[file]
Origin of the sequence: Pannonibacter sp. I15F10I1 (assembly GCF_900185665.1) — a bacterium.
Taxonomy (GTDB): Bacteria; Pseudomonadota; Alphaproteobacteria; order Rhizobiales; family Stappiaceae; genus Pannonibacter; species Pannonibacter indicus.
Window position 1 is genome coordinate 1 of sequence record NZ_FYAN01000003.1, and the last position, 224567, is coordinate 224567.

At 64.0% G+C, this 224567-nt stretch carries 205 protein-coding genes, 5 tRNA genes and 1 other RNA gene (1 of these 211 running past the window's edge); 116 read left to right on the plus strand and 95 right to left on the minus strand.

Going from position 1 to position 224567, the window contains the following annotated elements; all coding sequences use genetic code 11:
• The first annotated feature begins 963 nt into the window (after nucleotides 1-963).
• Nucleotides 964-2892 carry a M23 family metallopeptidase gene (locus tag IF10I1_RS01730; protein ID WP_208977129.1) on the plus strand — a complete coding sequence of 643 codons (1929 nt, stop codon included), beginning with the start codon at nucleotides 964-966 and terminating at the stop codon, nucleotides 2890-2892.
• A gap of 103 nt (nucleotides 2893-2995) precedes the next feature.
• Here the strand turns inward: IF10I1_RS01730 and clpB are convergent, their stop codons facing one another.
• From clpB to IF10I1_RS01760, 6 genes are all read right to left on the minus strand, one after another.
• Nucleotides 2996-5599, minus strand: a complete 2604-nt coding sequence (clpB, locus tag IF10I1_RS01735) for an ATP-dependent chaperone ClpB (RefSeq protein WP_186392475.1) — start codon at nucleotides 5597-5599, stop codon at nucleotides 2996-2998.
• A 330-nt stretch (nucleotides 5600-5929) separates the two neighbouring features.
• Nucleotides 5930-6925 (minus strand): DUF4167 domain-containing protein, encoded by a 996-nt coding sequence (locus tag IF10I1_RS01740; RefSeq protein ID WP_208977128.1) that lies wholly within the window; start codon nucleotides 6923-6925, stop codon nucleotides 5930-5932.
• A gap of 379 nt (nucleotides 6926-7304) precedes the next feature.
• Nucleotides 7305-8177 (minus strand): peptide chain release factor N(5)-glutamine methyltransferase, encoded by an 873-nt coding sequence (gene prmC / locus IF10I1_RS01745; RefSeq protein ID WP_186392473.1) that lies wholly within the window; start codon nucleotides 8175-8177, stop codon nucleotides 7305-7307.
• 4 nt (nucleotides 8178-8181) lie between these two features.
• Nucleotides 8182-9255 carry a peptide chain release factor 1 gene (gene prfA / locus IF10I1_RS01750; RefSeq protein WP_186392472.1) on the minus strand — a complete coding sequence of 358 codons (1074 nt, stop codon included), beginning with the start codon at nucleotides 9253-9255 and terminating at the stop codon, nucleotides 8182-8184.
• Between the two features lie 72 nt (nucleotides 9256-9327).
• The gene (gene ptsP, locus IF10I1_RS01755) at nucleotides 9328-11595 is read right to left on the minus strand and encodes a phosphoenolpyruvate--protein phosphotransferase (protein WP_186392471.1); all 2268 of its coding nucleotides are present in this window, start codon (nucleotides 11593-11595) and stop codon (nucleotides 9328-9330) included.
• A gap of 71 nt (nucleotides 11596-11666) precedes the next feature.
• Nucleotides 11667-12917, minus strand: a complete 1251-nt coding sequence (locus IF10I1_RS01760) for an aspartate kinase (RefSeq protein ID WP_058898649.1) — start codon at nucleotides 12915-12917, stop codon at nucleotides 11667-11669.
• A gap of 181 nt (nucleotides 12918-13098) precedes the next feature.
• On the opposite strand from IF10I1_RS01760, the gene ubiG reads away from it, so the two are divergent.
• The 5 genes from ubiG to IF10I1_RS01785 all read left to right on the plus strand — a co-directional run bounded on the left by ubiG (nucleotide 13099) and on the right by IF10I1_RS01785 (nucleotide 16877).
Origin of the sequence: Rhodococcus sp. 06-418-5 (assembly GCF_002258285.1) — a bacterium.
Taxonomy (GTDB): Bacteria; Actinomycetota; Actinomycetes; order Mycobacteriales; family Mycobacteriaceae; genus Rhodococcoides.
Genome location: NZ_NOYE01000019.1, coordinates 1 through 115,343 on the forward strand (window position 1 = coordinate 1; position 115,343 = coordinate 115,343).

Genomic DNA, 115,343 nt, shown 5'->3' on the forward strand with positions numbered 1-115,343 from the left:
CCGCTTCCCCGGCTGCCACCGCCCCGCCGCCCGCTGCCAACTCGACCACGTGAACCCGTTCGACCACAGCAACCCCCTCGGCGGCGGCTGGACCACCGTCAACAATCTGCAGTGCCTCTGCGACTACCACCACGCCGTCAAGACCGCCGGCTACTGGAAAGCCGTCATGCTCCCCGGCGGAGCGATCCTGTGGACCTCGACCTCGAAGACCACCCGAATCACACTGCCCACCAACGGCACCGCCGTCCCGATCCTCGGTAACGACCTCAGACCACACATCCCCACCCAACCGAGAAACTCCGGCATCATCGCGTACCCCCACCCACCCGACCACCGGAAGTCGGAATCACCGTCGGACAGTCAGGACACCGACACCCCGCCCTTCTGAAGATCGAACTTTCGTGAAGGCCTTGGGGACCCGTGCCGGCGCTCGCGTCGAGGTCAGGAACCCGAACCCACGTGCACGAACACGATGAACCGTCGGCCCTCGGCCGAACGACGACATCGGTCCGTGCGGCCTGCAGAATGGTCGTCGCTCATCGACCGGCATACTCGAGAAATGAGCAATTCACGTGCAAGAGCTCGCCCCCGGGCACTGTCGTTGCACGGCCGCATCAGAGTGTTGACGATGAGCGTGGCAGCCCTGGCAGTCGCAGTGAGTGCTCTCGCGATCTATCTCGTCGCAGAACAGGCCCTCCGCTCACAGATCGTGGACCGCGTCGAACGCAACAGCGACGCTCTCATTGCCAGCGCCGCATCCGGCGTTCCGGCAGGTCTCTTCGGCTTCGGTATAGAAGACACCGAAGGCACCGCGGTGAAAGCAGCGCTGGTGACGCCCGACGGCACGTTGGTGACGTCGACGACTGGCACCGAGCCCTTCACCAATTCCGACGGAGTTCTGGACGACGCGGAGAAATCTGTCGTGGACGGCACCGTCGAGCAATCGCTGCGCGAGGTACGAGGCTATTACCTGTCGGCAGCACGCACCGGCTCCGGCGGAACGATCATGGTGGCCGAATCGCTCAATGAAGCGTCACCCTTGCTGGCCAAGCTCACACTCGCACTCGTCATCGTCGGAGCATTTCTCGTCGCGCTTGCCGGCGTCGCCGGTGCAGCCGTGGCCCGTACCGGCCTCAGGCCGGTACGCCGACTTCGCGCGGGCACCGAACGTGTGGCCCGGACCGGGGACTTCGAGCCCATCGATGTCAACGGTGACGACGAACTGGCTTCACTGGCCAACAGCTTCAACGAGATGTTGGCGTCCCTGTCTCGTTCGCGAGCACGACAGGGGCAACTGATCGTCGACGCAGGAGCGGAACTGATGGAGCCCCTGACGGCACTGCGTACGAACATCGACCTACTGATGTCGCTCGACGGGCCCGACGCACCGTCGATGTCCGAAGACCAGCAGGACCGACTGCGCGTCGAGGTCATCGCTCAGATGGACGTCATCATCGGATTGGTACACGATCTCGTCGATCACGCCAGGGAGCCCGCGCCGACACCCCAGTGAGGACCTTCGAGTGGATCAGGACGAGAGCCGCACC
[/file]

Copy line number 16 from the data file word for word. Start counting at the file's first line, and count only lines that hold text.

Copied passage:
• 4 nt (nucleotides 8178-8181) lie between these two features.